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7 Ways to manage stress + Tips for tax time

Spring is almost here with its longer days, warmer weather and budding plants. It typically conjures up ideas of renewal and happiness, but for many people, March and April bring stress and sickness instead. A 2014 Washington Post article on Google search trends suggested that people feel more stressed, anxious, and just plain miserable during the spring.  

Between allergens blooming, unexpected world events, and those dreaded tax deadlines approaching, it can be overwhelming! So, how do you stay in control now and during other stressful times? 

  1. Avoid financial surprises. 

Last year, Capital One found that 73% of Americans say their finances are their number-one cause of stress. But money doesn’t have to be so stressful! While you can’t always predict a costly emergency, working with an accountant throughout the year can help you avoid many other unexpected costs, like a surprise tax bill. With a good accountant by your side, finances can be one less worry on your plate, allowing you to feel more in control of your situation. 

  1. Keep your desk or work area clean. 

If you’re feeling overwhelmed, try tidying your workspace. You may find that a clean desk can be a huge boost to your productivity—up to 84%! Regularly cleaning and disinfecting commonly touched surfaces can also help you avoid getting sick. 

A woman stands by a large window in an office, writing her daily plan on a whiteboard

  1. Open and sort any physical mail. 

When you get mail, open it, and consider what kind of mail it is. Is it something to do, something to delegate, something to file, or something to toss? Sort your mail accordingly. Make sure you’re holding onto any financial statements or tax documents for your accountant. Don’t forget to actually do the task or toss the junk! Even neat piles become a mess tomorrow. 

  1. Organize your email inbox. 

Read your incoming emails and sort them the same way as your physical mail. If you find email notifications distracting, you can try a strategy called email batching. Instead of checking and responding to emails constantly, set aside time to respond to them in “batches.” Checking your email only a few times a day may give you more time to focus on other tasks.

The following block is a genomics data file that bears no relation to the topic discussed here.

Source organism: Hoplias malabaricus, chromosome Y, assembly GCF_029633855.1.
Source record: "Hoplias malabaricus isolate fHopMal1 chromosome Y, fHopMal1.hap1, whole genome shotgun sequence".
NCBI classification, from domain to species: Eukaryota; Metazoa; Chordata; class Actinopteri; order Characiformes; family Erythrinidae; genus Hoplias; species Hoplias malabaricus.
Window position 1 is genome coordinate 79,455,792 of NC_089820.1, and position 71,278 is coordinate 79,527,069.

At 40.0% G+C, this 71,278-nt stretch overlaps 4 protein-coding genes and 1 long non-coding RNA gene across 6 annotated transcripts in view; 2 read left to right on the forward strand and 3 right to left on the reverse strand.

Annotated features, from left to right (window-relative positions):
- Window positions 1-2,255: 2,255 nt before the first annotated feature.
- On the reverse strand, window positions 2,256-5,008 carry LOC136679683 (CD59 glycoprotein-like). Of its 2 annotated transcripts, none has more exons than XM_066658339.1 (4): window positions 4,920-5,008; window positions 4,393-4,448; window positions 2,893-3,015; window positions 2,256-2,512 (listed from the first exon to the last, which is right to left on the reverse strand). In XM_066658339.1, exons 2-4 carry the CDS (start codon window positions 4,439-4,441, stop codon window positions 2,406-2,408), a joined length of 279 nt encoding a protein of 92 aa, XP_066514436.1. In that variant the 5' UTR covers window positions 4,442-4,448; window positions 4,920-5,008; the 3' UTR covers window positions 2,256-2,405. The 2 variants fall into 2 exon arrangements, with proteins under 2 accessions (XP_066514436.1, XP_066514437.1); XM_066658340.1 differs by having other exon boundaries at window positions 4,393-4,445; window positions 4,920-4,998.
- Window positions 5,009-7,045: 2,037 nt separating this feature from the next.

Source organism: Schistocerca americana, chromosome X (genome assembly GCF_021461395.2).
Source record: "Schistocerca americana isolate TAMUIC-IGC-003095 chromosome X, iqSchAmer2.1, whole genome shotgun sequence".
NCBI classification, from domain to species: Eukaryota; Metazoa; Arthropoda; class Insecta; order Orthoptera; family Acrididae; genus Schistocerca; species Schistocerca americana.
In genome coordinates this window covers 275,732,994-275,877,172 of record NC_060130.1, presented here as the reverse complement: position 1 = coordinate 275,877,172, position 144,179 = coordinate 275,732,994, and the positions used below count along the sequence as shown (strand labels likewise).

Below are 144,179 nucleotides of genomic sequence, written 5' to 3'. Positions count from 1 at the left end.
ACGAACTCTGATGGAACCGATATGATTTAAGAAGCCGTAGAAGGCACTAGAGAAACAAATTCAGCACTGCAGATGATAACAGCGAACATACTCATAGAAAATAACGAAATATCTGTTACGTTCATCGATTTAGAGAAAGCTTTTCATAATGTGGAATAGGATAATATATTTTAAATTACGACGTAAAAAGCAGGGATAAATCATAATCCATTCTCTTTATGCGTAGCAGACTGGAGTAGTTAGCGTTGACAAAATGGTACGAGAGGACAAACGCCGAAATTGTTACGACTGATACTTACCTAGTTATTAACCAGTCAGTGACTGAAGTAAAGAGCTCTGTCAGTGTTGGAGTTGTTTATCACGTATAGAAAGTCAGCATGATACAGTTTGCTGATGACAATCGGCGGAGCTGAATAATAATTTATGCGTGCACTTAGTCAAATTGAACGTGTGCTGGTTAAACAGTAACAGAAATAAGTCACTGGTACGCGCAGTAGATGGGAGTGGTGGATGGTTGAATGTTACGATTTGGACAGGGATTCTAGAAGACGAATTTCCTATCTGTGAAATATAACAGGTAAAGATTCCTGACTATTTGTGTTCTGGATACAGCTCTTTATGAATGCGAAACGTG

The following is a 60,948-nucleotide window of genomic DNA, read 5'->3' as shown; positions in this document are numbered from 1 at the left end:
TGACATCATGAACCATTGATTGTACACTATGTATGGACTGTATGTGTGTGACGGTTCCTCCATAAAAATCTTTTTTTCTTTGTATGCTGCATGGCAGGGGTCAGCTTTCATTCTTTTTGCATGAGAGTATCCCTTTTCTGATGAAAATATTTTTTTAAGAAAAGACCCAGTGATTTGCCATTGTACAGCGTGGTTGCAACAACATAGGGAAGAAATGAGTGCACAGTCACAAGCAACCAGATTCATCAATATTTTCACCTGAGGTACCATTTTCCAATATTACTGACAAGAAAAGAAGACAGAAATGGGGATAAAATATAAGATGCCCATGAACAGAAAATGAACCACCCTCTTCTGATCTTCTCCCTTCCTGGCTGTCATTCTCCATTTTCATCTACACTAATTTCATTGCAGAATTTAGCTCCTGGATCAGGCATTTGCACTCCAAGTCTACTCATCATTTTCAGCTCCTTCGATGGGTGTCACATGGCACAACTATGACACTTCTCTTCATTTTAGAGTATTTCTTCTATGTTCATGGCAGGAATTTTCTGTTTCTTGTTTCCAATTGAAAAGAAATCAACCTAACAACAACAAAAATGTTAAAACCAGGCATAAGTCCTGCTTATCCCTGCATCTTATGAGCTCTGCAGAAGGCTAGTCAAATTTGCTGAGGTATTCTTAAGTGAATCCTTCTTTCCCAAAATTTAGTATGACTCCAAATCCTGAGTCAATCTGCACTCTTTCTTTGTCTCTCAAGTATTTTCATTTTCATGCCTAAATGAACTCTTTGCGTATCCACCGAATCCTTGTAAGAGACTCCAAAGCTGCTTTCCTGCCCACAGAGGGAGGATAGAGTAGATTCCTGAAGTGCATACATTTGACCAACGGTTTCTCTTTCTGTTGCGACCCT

1. Set realistic priorities. 

Don’t overload yourself or commit to doing more than you’re able. Consider what you can realistically get done in your time frame. If you’ve already overcommitted, prioritize your tasks. Do what you can, and for what you can’t… 

  1. Communicate honestly and promptly. 

When problems arise, let people know as early as you can if a commitment you made can’t be met. If possible, reschedule for when you will be able to meet their needs. Keeping communication open—with both your clients or customers, your staff, and your coworkers—can help avoid a lot of stress. And when you’re short on time, don’t be afraid to skip the small talk and focus on business. 

  1. Establish checklists and set procedures. 

If you have standard ways of doing tasks, you may find yourself feeling less worried about things getting done correctly. Research has shown that having a routine can make it easier to manage feelings of anxiety. Whether it’s getting your financial system organized with an accountant, setting procedures for handling incoming tasks, or just developing daily habits for yourself, maintaining structure during stressful times can help you feel like you’re in control of your surroundings. 

If you need someone to help you get and stay in control of your financial affairs, Padgett’s network of accountants, tax preparers and business advisors are ready to lend a hand. With a Padgett partner, you’ll find someone who understands your unique situation so they can provide you with the service, advice and support you need. Find an office near you today! 

Do you have the support you need to manage your small business bookkeeping? Contact us to schedule an appointment to speak with a local small business advisor.

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